This Scottish larch timber frame shed was designed to house cows at the Dumfries House Education Farm in Ayrshire.
Steel and Timber
This is a traditionally constructed pegged and braced larch frame. Structural steel panels at each end of the shed allow farm machinery to clear the muck. The cow shed demonstrates how timber and steel together can be used together to create a practical, long-lasting building, that is aesthetically pleasing and sits comfortably within the context of the other traditional farm buildings.
Sourcing sustainable materials is at the heart of our work. Scottish larch was selected for the frame and reclaimed slates for the roof, minimising the carbon footprint of the construction. When designing sustainably, it is important to choose materials that are locally available and that are durable and long lasting.
Timber Framing with Larch
Although we use oak for most of our framing work, we do also make timber frames using other species of timber. Larch and Douglas fir are two durable softwoods that we often use for structural frames. Larch makes a good quality building material because it is slow grown, therefore it has fewer knots and imperfections than fast grown species. Like oak, it does not need treating, and is best left to weather down to a natural silver-grey.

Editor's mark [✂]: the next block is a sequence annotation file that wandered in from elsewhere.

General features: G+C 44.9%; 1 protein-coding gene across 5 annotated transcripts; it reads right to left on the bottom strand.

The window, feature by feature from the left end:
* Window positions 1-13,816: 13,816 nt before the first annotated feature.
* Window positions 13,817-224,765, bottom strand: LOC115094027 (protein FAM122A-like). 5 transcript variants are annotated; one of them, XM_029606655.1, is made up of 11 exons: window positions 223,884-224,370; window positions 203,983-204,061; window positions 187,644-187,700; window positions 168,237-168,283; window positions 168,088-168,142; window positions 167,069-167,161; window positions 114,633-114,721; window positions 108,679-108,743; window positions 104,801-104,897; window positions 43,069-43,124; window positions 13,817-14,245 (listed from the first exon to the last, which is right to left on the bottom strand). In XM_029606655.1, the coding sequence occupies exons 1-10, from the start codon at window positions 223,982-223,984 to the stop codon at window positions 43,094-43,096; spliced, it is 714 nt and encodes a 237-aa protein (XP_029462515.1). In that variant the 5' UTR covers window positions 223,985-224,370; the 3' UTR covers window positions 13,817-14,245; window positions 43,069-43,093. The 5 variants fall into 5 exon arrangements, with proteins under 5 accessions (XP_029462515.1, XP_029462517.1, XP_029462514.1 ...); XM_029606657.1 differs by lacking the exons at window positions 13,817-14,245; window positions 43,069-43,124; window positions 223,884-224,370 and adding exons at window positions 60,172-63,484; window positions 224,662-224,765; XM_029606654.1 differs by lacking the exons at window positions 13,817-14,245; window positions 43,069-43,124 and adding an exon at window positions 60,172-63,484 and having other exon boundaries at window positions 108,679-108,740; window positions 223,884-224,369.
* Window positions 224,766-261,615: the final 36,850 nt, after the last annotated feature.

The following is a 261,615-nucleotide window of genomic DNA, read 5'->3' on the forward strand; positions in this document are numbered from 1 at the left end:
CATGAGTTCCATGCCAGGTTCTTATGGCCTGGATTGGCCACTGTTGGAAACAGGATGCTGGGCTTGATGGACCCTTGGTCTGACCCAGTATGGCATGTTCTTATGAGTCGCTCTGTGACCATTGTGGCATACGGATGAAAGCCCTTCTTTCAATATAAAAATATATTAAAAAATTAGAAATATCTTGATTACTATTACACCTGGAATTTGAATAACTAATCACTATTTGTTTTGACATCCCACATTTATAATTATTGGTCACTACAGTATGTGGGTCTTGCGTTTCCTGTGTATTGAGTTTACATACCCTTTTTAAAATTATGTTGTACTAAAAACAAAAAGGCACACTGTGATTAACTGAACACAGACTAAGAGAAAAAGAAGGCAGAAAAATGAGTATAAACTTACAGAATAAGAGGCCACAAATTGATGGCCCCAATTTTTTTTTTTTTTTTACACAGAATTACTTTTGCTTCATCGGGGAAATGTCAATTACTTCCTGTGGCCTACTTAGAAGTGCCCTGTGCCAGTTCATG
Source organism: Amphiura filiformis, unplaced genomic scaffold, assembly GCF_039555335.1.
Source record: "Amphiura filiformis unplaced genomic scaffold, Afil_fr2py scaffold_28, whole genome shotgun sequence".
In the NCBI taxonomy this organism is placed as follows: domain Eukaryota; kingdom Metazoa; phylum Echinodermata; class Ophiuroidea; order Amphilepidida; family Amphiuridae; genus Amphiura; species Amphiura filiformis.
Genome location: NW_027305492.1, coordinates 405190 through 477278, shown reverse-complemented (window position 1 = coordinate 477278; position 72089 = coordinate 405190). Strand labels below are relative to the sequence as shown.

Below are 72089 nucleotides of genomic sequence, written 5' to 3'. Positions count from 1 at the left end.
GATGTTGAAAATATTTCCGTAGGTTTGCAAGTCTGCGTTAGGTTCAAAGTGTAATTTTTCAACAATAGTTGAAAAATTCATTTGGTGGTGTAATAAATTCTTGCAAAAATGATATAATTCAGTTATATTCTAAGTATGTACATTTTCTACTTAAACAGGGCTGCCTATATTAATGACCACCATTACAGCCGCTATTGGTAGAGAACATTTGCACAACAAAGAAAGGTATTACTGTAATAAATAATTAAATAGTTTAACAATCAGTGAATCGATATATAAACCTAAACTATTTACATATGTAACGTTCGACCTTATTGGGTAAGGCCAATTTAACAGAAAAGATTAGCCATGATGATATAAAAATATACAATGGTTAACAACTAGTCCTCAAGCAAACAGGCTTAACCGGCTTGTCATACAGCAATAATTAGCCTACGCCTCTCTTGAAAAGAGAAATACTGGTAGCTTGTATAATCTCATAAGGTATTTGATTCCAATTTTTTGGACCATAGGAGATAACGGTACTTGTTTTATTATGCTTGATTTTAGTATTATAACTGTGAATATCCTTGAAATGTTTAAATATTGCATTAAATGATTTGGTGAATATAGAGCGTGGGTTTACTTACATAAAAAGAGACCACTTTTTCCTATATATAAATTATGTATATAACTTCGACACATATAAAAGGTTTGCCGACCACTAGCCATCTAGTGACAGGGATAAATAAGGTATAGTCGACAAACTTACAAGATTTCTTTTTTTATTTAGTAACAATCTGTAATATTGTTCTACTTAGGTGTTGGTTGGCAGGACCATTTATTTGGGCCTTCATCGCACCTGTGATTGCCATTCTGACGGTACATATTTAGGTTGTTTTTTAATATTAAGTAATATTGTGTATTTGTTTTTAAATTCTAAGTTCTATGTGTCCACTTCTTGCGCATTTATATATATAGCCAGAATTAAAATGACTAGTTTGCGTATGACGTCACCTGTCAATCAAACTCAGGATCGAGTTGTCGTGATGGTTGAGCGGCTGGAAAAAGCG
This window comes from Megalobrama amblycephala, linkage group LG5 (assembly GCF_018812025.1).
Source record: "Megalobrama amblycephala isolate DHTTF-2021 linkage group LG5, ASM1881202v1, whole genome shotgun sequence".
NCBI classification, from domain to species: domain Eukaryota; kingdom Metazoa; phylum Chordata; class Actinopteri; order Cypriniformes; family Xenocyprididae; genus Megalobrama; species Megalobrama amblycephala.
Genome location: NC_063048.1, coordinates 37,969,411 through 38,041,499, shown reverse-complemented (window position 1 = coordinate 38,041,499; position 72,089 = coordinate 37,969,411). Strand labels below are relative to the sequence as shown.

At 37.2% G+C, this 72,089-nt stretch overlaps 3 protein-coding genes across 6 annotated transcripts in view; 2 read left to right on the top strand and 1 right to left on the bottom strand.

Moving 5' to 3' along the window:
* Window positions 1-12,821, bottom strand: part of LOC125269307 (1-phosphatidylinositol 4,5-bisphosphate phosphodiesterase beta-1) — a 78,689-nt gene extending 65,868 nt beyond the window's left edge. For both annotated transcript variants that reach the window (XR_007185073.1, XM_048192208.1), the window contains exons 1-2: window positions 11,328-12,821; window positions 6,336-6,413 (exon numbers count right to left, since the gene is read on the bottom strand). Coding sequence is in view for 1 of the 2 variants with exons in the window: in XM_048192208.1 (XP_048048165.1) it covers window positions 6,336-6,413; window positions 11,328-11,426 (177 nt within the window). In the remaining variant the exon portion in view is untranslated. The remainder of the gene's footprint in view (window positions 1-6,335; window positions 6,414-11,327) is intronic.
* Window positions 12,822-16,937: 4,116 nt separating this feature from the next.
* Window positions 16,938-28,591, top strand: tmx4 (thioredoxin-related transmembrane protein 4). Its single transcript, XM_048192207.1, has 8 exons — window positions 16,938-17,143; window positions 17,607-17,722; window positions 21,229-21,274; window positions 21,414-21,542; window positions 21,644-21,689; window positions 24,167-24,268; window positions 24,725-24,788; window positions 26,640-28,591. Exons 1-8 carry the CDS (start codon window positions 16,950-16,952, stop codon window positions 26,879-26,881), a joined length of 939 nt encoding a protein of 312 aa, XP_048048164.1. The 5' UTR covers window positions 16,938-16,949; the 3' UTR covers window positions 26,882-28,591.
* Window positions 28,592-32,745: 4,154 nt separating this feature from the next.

Dumfries House was famously saved by Prince Charles in 2007, and has since become a hub for learning. Jonny has worked on a number of landscape structures on the estate, including the Peach House, the Woodland Shelter, and several bridges. He also built the Farm Education Centre where school children come to learn about farming.